Hate to Stretch? Don’t Have Time to Stretch? I Have Good News!

January 16, 2009 I have never admitted this before, but I hate to stretch. It bores the heck out of me. When I stretch, I always think to myself that I could be using this time to burn more calories doing HIIT. I have a limited time to workout, so I simply avoid stretching. I’m going to talk about a better and more efficient way to maintain flexibility and prevent injuries. Oh yeah, in case you didn’t know, stretching before lifting makes your muscles weaker for that workout.

[Stretching before going for a run. A waste of time, or a smart way to avoid injuries?] I Develop My Deep Hatred for Stretching in 7th Grade I am going to talk about something that still upsets me! It revolved around a “physical fitness” test we used to have to take twice a year in Junior High. If I remember correctly, we had to see how fast we could run the mile, how many situps we could do in 60 seconds, and a brutal stretch test.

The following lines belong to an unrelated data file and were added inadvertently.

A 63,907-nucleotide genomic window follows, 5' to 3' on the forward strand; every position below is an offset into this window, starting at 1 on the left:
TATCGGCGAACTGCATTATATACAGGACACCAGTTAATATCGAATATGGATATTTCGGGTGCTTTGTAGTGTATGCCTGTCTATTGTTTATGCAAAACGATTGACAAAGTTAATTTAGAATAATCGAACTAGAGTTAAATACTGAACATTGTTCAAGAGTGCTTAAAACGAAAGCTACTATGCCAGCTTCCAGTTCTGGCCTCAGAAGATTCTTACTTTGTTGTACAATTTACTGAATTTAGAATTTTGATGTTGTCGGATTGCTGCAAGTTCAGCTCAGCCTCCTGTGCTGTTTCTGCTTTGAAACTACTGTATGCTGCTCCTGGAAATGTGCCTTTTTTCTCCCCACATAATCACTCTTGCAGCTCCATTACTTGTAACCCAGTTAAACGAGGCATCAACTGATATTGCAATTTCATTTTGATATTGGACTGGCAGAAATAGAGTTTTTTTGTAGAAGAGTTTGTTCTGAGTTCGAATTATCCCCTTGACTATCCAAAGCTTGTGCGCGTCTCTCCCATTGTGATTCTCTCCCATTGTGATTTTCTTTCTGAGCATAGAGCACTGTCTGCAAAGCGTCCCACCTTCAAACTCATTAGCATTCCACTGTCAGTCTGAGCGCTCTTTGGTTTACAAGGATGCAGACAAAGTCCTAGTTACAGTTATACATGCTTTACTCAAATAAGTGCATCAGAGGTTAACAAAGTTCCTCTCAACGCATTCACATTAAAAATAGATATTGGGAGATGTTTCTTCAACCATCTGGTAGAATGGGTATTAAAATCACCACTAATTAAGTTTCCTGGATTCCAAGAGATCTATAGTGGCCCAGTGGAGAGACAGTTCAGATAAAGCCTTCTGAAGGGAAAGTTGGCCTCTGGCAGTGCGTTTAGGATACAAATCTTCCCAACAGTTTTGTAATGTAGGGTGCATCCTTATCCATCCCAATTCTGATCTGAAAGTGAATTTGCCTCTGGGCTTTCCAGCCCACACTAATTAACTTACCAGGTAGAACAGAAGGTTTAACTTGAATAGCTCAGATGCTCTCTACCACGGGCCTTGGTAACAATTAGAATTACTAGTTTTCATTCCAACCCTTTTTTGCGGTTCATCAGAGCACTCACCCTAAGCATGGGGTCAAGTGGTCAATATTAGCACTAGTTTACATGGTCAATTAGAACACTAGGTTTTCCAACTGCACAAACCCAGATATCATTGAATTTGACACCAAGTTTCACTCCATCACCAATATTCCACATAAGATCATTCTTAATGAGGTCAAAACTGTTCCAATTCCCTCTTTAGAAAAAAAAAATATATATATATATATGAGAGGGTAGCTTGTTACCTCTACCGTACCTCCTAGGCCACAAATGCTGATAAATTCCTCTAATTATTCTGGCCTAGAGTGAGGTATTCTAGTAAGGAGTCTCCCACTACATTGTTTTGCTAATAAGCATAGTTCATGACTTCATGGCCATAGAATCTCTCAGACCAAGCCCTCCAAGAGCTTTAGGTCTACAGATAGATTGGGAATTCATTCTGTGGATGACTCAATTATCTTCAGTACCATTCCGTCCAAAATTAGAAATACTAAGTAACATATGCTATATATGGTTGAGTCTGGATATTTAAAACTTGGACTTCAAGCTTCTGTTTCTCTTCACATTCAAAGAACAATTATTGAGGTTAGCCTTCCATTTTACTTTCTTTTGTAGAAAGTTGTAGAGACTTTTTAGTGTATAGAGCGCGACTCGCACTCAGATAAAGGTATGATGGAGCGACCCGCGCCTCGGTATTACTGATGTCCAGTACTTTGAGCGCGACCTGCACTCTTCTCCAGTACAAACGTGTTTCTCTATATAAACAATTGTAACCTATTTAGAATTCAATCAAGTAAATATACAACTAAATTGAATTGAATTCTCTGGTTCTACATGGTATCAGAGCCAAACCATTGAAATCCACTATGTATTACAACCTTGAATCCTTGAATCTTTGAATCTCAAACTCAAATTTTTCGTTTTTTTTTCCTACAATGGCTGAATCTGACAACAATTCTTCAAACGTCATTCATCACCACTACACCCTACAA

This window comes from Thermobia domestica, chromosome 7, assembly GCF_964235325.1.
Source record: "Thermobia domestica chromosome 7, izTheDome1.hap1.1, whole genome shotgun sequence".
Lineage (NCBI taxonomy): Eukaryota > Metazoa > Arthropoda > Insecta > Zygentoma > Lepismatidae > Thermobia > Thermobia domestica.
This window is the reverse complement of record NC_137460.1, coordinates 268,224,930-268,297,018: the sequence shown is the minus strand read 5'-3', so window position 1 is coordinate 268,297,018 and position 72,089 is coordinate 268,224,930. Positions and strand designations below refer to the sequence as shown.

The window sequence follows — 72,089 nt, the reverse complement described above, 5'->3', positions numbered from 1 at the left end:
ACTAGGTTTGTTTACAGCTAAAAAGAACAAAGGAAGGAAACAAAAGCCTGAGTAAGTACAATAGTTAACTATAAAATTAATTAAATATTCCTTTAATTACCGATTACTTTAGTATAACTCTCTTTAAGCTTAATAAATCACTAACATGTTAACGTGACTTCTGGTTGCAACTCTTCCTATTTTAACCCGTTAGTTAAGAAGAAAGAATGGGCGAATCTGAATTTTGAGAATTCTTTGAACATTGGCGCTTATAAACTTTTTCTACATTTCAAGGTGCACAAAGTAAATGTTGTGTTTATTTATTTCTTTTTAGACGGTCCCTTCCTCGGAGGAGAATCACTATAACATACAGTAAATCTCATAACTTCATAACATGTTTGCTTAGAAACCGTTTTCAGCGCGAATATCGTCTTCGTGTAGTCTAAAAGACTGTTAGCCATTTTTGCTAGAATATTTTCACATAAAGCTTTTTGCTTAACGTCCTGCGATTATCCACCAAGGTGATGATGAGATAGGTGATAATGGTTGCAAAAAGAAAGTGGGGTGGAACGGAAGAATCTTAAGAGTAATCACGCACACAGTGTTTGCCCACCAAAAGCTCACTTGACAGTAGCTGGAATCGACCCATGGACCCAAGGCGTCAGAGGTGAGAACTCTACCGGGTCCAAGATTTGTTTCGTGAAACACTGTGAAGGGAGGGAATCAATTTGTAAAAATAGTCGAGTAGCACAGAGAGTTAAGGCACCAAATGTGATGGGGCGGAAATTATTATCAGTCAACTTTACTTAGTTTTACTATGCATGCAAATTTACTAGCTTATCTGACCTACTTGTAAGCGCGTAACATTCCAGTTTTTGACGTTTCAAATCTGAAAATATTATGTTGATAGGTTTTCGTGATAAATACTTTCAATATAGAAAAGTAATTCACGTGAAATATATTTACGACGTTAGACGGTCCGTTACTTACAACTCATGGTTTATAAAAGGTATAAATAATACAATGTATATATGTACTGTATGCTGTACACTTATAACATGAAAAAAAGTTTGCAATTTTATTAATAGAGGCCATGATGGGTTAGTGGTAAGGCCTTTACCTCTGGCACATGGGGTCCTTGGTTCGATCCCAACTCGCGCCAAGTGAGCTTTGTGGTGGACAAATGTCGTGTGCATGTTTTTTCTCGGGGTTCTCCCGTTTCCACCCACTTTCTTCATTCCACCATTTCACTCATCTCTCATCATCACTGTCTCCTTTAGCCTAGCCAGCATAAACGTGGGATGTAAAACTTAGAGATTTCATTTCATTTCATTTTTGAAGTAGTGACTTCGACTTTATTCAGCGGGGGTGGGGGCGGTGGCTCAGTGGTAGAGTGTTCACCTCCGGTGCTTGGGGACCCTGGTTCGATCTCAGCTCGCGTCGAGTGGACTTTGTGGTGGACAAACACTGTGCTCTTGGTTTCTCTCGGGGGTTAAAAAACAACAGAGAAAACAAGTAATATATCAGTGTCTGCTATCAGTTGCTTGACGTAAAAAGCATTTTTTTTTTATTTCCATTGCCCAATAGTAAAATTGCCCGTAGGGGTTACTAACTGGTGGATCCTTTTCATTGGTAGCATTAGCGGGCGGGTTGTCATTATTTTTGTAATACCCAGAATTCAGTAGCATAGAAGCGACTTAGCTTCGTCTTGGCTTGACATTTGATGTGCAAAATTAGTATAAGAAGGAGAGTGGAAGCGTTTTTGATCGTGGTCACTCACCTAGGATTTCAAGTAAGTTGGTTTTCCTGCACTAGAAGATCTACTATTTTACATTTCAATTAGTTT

really liked to insure we did a lot of stretching before any activity. In the 80's I feared the Impending Nuclear War with USSR. Before I Rip Current Stretching Practices Apart… Studies have shown that a limited amount of stretching can be beneficial. He was out of shape.Junior High PE Teacher Yes. If we were going to run a mile and Mr Tyler was around. I was an outstanding sprinter and long jumper (for a 13 year old anyway) but was getting my butt handed to me in the flexibility test. After 3 years of stretching. but wasn’t flexible at all. like many Junior High PE teachers. I disagreed with him back then and still disagree with him to this day. Overall the group that stretched had an injury rate of 22% and the group that didn’t stretch was at 21%. I will probably add in a very small amount of stretching into my schedule after doing all of this research. Barbara Streisand. The other half did not stretch at all. I improved very little in the flexibility department and more than anything felt like I was wasting a lot of time. Heck. probably around 50 and had bad onion breath most of the time. he wanted us to stretch before playing ping-pong (I still love pingpong. He said that I would never be a good athlete if I didn’t work on flexibility. Does that make Mr Tyler right and make me wrong after all of these years? Nope! Stretching As A Way to Prevent Injury? Mr Tyler. After doing quite a bit of research which for the most part proves my point that a lot of stretching is a waste of time…I did find a study that showed a benefit of a limited stretching schedule. I used to argue with him that flexibility had nothing to do with athletic ability. it is MUCH less than what many people think.] A 13 Year Old 6’3″ Freak -vs. Here is the Irony about my stretching rant. you could count on 20 minutes of stretching. . I stopped growing at the age of 13. but without the 10 minute stretching sessions). My PE teacher’s name was Mr. The rationale behind it was that it helped prevent muscle injuries.[This is the evil test I am referring to! Kryptonite for tall guys like myself. Half of the recruits performed stretching exercises as a warmup. and This Test. Tyler. I was really good in sports back in those days. Kapooka Health Centre: A study in Australia tested 1500 recruits for a 12-week training program. That being said.